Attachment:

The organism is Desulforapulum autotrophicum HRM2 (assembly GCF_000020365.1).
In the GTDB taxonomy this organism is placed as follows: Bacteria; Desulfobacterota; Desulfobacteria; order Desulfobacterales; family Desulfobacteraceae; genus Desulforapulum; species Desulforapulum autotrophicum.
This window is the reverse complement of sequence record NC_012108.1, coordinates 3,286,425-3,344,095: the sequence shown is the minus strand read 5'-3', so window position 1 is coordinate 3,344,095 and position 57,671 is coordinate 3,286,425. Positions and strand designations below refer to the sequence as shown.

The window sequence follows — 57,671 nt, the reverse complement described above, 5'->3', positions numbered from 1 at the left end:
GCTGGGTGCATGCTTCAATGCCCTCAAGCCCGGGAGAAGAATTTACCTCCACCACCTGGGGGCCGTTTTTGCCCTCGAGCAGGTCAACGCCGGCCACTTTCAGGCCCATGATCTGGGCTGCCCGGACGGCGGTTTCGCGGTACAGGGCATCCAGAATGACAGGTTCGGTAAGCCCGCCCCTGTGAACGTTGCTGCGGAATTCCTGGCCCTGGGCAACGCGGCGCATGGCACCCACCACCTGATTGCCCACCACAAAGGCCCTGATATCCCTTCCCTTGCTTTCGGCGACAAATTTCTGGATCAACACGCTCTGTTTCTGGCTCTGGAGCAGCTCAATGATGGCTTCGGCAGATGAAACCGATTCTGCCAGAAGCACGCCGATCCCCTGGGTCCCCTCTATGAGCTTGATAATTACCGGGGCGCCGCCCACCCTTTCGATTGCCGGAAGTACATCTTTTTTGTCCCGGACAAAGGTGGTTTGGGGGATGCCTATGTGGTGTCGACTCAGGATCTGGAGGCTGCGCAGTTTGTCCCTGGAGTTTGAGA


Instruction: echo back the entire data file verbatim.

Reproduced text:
The organism is Desulforapulum autotrophicum HRM2 (assembly GCF_000020365.1).
In the GTDB taxonomy this organism is placed as follows: Bacteria; Desulfobacterota; Desulfobacteria; order Desulfobacterales; family Desulfobacteraceae; genus Desulforapulum; species Desulforapulum autotrophicum.
This window is the reverse complement of sequence record NC_012108.1, coordinates 3,286,425-3,344,095: the sequence shown is the minus strand read 5'-3', so window position 1 is coordinate 3,344,095 and position 57,671 is coordinate 3,286,425. Positions and strand designations below refer to the sequence as shown.

The window sequence follows — 57,671 nt, the reverse complement described above, 5'->3', positions numbered from 1 at the left end:
GCTGGGTGCATGCTTCAATGCCCTCAAGCCCGGGAGAAGAATTTACCTCCACCACCTGGGGGCCGTTTTTGCCCTCGAGCAGGTCAACGCCGGCCACTTTCAGGCCCATGATCTGGGCTGCCCGGACGGCGGTTTCGCGGTACAGGGCATCCAGAATGACAGGTTCGGTAAGCCCGCCCCTGTGAACGTTGCTGCGGAATTCCTGGCCCTGGGCAACGCGGCGCATGGCACCCACCACCTGATTGCCCACCACAAAGGCCCTGATATCCCTTCCCTTGCTTTCGGCGACAAATTTCTGGATCAACACGCTCTGTTTCTGGCTCTGGAGCAGCTCAATGATGGCTTCGGCAGATGAAACCGATTCTGCCAGAAGCACGCCGATCCCCTGGGTCCCCTCTATGAGCTTGATAATTACCGGGGCGCCGCCCACCCTTTCGATTGCCGGAAGTACATCTTTTTTGTCCCGGACAAAGGTGGTTTGGGGGATGCCTATGTGGTGTCGACTCAGGATCTGGAGGCTGCGCAGTTTGTCCCTGGAGTTTGAGA